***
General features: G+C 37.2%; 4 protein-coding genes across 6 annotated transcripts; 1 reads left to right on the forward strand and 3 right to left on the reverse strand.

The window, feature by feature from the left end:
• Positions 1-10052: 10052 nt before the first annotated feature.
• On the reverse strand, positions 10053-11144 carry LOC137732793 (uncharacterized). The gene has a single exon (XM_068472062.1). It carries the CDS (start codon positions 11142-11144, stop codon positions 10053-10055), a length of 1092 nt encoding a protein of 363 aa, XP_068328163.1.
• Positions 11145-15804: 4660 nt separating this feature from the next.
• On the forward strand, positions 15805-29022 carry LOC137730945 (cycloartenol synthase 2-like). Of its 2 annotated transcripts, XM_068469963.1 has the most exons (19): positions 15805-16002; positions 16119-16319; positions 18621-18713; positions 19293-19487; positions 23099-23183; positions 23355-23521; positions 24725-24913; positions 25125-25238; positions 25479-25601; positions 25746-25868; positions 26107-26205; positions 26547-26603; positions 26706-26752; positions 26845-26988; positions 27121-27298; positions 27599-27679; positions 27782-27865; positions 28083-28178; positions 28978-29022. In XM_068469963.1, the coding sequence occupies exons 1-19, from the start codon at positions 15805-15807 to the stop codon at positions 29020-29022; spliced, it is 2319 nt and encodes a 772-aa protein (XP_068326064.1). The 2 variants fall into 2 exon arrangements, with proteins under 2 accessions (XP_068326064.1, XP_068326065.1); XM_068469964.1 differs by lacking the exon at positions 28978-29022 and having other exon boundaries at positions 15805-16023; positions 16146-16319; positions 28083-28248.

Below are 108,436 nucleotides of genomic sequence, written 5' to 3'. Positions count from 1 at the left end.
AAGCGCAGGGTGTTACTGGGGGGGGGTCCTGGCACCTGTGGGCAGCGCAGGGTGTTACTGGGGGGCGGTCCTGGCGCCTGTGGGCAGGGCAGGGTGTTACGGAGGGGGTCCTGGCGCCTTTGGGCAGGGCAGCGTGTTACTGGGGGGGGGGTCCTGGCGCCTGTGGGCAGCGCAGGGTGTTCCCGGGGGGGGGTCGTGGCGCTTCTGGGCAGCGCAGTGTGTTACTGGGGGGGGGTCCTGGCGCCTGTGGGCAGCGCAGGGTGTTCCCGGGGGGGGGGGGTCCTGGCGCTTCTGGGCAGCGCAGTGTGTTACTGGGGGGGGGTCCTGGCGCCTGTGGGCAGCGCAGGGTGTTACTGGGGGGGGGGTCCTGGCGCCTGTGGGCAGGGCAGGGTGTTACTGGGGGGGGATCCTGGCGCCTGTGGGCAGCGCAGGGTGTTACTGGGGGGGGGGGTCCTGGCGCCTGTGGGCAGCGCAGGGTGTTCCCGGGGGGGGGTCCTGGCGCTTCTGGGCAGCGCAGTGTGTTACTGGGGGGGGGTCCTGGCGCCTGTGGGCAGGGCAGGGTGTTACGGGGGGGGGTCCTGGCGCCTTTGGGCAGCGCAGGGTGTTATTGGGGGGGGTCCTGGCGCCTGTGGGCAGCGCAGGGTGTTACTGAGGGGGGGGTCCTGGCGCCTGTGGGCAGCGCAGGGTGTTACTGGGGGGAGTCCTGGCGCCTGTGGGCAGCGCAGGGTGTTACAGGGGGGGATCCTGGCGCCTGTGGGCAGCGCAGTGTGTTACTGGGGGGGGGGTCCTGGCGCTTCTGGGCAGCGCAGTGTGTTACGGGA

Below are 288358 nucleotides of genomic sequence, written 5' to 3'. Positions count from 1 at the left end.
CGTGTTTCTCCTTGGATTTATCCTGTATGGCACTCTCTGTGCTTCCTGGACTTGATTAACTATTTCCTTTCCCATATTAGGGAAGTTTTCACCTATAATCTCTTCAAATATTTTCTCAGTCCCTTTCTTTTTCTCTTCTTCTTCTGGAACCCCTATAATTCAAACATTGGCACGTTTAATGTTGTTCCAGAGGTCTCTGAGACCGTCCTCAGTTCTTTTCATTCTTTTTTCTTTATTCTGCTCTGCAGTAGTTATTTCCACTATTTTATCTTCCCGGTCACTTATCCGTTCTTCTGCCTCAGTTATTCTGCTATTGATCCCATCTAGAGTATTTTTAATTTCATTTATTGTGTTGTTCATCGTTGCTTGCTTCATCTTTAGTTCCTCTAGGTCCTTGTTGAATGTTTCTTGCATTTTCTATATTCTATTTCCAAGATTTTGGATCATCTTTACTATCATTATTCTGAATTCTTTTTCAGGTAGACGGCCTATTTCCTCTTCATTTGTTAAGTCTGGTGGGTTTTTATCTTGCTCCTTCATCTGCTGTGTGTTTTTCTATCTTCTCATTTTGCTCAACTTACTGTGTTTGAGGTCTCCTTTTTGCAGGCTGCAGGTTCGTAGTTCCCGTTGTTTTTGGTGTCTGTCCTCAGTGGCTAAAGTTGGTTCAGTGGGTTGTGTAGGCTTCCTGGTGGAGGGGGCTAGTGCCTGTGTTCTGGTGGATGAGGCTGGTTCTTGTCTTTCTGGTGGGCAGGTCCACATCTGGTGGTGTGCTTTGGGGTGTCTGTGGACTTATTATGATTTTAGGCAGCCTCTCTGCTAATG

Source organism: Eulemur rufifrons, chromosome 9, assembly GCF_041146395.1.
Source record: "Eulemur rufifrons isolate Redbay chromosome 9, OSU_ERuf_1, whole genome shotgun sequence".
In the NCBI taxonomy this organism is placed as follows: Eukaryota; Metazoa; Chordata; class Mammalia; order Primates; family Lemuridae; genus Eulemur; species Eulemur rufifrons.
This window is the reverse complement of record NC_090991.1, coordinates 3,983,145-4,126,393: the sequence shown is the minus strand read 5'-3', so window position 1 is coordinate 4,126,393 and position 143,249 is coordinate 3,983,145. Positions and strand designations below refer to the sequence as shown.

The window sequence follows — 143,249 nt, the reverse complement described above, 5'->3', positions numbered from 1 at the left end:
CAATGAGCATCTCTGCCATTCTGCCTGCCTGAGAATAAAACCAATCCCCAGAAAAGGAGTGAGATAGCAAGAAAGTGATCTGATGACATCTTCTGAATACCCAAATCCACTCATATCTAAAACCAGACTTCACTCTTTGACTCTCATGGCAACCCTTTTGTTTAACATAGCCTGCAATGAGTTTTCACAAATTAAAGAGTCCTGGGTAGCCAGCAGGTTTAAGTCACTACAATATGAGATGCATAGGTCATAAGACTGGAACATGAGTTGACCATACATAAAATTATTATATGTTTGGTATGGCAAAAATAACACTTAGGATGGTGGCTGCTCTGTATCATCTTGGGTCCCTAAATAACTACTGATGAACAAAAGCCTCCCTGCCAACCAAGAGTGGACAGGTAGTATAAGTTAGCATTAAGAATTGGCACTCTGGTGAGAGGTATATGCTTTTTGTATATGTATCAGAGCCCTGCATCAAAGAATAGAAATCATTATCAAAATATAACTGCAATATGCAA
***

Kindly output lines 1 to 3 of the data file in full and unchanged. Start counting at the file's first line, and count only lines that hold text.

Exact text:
General features: G+C 37.2%; 4 protein-coding genes across 6 annotated transcripts; 1 reads left to right on the forward strand and 3 right to left on the reverse strand.

The window, feature by feature from the left end:
• Positions 1-10052: 10052 nt before the first annotated feature.